Detailed Description

Reference now will be made in detail to various embodiments of the invention, one or more examples of which are set forth below. Each example is provided by way of explanation of the invention, not limitation of the invention. In fact, it will be apparent to those skilled in the art that various modifications and variations may be made in the present invention without departing from the scope or spirit of the invention. For instance, features illustrated or described as part of one embodiment, may be used on another embodiment to yield a still further embodiment. Thus, it is intended that the present invention covers such modifications and variations as come within the scope of the appended claims and their equivalents.

In general, the present invention is directed to a lateral flow, membrane-based assay device for detecting the presence or quantity of an analyte residing in a test sample. The device utilizes phosphorescence to detect the signals generated by excited phosphorescent labels. The labels may have a long emission lifetime so that background interference from many sources, such as scattered light and autofluorescence, is practically eliminated during detection. In addition, the phosphorescent labels may be encapsulated within particles to shield the labels from quenchers, such as oxygen or water, which might disrupt the phosphorescent signal.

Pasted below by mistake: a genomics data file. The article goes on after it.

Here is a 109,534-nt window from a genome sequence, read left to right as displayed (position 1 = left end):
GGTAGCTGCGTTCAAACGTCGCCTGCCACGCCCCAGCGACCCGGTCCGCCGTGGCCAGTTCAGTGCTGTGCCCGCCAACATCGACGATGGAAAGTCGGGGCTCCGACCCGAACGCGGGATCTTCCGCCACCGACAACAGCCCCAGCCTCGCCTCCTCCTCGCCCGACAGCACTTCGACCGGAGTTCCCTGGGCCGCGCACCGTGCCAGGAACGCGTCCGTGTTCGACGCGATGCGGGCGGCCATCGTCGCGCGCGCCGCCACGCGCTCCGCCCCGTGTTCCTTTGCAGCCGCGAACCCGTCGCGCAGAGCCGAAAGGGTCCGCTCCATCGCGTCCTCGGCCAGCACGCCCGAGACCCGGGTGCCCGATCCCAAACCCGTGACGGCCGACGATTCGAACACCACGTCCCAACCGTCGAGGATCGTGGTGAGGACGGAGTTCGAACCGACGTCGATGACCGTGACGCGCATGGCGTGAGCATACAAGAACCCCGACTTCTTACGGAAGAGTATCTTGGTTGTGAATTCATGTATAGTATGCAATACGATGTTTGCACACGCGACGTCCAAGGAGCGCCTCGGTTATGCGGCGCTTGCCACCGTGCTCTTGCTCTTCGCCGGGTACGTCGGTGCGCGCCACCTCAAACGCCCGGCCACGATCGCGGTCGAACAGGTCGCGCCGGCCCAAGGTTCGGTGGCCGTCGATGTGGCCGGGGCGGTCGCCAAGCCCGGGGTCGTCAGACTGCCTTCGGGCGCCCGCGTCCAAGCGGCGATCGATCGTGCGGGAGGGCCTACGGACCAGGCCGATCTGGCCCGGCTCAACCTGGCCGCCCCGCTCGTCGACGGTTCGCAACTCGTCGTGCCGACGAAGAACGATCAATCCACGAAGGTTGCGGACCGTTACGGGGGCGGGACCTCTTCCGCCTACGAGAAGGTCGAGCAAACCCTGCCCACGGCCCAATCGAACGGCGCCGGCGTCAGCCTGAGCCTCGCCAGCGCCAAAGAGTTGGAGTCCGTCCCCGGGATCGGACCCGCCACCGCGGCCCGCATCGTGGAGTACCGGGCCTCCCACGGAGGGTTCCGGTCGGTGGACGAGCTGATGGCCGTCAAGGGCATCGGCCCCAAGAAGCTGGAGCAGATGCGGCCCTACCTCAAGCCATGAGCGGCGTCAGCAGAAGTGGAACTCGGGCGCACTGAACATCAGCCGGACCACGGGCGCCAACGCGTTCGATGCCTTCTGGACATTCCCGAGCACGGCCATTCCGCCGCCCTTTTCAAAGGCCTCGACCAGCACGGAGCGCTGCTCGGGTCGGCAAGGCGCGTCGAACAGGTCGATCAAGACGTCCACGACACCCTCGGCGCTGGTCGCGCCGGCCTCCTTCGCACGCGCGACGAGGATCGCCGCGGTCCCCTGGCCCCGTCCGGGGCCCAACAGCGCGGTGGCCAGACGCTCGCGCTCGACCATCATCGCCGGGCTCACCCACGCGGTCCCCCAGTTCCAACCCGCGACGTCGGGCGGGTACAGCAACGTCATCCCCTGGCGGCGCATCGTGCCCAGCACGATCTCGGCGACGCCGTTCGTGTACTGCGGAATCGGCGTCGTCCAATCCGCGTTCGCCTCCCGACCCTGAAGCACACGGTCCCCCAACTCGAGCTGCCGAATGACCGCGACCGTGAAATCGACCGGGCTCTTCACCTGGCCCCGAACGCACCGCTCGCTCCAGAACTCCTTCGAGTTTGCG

Referring to FIG. 1, for instance, one embodiment of a flow-through assay device 20 that may be formed according to the present invention will now be described in more detail. As shown, the device 20 contains a porous membrane 23 optionally supported by a rigid material 21. In general, the porous membrane 23 may be made from any of a variety of materials through which the test sample is capable of passing. For example, the materials used to form the porous membrane 23 may include, but are not limited to, natural, synthetic, or naturally occurring materials that are synthetically modified, such as polysaccharides (e.g., cellulose materials such as paper and cellulose derivatives, such as cellulose acetate and nitrocellulose); polyether sulfone; polyethylene; nylon; polyvinylidene fluoride (PVDF); polyester; polypropylene; silica; inorganic materials, such as deactivated alumina, diatomaceous earth, MgSO4, or other inorganic finely divided material uniformly dispersed in a porous polymer matrix, with polymers such as vinyl chloride, vinyl chloride-propylene copolymer, and vinyl chloride-vinyl acetate copolymer; cloth, both naturally occurring (e.g., cotton) and synthetic (e.g., nylon or rayon); porous gels, such as silica gel, agarose, dextran, and gelatin; polymeric films, such as polyacrylamide; and the like. In one particular embodiment, the porous membrane 23 is formed from nitrocellulose and/or polyether sulfone materials. It should be understood that the term “nitrocellulose” refers to nitric acid esters of cellulose, which may be nitrocellulose alone, or a mixed ester of nitric acid and other acids, such as aliphatic carboxylic acids having from 1 to 7 carbon atoms.